Digital twins can solve quite a spectrum of challenges that involve high-value capital assets, expensive product innovation, or even intricate processes. The challenges vary depending on the industry. And start from Healthcare and MedTech to defense and aerospace as well as urban planning and smart cities. They can include costly, complex, time-sensitive, or high-risk processes to products, activities, ecosystems, and environment re-creation. They allow to prototype, map, analyze, simulate and test activities in virtual environments to predict results and test hypotheses, optimize processes and plan for potential setbacks and bottlenecks.

Benefits of Digital Twins?

There are quite a few benefits digital twin technology can deliver, from increasing processes reliability and reducing outcome-related time to avoiding risk, optimizing industrial processes, and physical asset management. While the full scope of benefits solely depends on the purpose of the digital twins, they can be significantly beneficial when we speak of planning, effective cost management, risk, and time-related activities.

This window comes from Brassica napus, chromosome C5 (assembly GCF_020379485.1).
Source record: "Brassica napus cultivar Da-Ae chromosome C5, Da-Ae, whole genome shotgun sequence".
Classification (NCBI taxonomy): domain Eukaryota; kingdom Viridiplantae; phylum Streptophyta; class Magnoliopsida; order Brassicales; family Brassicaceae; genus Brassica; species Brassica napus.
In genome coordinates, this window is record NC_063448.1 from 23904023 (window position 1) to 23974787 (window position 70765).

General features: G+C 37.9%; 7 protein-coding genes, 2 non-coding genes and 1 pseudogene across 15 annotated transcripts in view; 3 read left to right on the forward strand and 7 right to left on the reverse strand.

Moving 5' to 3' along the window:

Where are Digital Twins Used?

Digital twins can be used in many areas, from innovative products and efficient process design to performance optimization, predictive maintenance, and large-scale infrastructure planning. One of the primary ways digital twins are implemented today is, without a doubt, in the creation of advanced XR experiences, including Augmented Reality (AR), Virtual Reality (VR) and Mixed Reality (MR). The main reason behind that is the XR requirement for replicating not only the visual but functional, physics, and interactive aspects of an object, asset, environment, or system. In terms of XR, digital twins are especially helpful as they allow users to experience a completely different level of process and presence. They allow for a much more realistic immersive experience and scenario creation, where the users can interact with specific elements of the XR experience, see, feel, hear and sense as if they were physically present while interacting in an artificially created setting. Once combined with haptic technology, which can partially replicate and convey the sense of touch, the visual fidelity of digital twin technology allows for an unprecedented user immersion into the XR experience.

XR Digital Twin Use Cases

As the number of industries adapting XR continues growing, we have seen the technology implementation into the broadest range of experiences. Further, we will look at some examples of the digital twins in action and the use cases of digital twin technology used to create genuinely immersive XR experiences.

1. VR Hysteroscopy Multiplayer Simulation